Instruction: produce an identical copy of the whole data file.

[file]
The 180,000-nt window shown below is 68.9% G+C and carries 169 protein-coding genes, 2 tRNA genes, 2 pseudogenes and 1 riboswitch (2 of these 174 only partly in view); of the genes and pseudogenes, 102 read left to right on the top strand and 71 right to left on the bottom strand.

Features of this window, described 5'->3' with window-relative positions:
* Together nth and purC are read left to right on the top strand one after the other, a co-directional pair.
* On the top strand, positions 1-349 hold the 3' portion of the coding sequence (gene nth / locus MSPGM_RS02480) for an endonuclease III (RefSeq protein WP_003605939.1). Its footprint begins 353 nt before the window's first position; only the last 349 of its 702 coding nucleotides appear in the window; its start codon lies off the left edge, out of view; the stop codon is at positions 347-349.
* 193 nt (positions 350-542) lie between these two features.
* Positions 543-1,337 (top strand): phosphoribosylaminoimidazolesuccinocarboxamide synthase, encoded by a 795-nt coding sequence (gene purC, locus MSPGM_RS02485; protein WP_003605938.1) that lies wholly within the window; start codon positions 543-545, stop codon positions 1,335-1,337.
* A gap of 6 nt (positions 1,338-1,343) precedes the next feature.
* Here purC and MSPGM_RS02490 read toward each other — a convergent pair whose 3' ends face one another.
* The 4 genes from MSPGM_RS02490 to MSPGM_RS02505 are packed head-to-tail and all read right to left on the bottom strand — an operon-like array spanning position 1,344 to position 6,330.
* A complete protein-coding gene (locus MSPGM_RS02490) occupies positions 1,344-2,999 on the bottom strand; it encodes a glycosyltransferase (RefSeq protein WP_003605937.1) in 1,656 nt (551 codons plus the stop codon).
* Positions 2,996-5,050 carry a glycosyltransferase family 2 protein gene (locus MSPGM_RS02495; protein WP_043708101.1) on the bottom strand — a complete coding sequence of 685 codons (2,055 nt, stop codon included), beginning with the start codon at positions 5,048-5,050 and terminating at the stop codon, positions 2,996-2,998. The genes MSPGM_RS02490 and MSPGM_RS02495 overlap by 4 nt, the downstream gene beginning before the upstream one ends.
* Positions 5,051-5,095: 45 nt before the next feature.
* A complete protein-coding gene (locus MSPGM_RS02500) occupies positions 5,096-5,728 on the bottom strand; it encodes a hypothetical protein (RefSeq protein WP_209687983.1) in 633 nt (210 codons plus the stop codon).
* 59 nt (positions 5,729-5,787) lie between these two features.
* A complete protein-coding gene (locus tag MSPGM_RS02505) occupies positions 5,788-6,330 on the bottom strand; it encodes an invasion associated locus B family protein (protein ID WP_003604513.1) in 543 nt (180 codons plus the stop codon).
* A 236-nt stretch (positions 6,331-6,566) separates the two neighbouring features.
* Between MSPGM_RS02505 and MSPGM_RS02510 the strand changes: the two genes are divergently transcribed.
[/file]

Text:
The 180,000-nt window shown below is 68.9% G+C and carries 169 protein-coding genes, 2 tRNA genes, 2 pseudogenes and 1 riboswitch (2 of these 174 only partly in view); of the genes and pseudogenes, 102 read left to right on the top strand and 71 right to left on the bottom strand.

Features of this window, described 5'->3' with window-relative positions:
* Together nth and purC are read left to right on the top strand one after the other, a co-directional pair.
* On the top strand, positions 1-349 hold the 3' portion of the coding sequence (gene nth / locus MSPGM_RS02480) for an endonuclease III (RefSeq protein WP_003605939.1). Its footprint begins 353 nt before the window's first position; only the last 349 of its 702 coding nucleotides appear in the window; its start codon lies off the left edge, out of view; the stop codon is at positions 347-349.
* 193 nt (positions 350-542) lie between these two features.
* Positions 543-1,337 (top strand): phosphoribosylaminoimidazolesuccinocarboxamide synthase, encoded by a 795-nt coding sequence (gene purC, locus MSPGM_RS02485; protein WP_003605938.1) that lies wholly within the window; start codon positions 543-545, stop codon positions 1,335-1,337.
* A gap of 6 nt (positions 1,338-1,343) precedes the next feature.
* Here purC and MSPGM_RS02490 read toward each other — a convergent pair whose 3' ends face one another.
* The 4 genes from MSPGM_RS02490 to MSPGM_RS02505 are packed head-to-tail and all read right to left on the bottom strand — an operon-like array spanning position 1,344 to position 6,330.
* A complete protein-coding gene (locus MSPGM_RS02490) occupies positions 1,344-2,999 on the bottom strand; it encodes a glycosyltransferase (RefSeq protein WP_003605937.1) in 1,656 nt (551 codons plus the stop codon).
* Positions 2,996-5,050 carry a glycosyltransferase family 2 protein gene (locus MSPGM_RS02495; protein WP_043708101.1) on the bottom strand — a complete coding sequence of 685 codons (2,055 nt, stop codon included), beginning with the start codon at positions 5,048-5,050 and terminating at the stop codon, positions 2,996-2,998. The genes MSPGM_RS02490 and MSPGM_RS02495 overlap by 4 nt, the downstream gene beginning before the upstream one ends.
* Positions 5,051-5,095: 45 nt before the next feature.
* A complete protein-coding gene (locus MSPGM_RS02500) occupies positions 5,096-5,728 on the bottom strand; it encodes a hypothetical protein (RefSeq protein WP_209687983.1) in 633 nt (210 codons plus the stop codon).
* 59 nt (positions 5,729-5,787) lie between these two features.
* A complete protein-coding gene (locus tag MSPGM_RS02505) occupies positions 5,788-6,330 on the bottom strand; it encodes an invasion associated locus B family protein (protein ID WP_003604513.1) in 543 nt (180 codons plus the stop codon).
* A 236-nt stretch (positions 6,331-6,566) separates the two neighbouring features.
* Between MSPGM_RS02505 and MSPGM_RS02510 the strand changes: the two genes are divergently transcribed.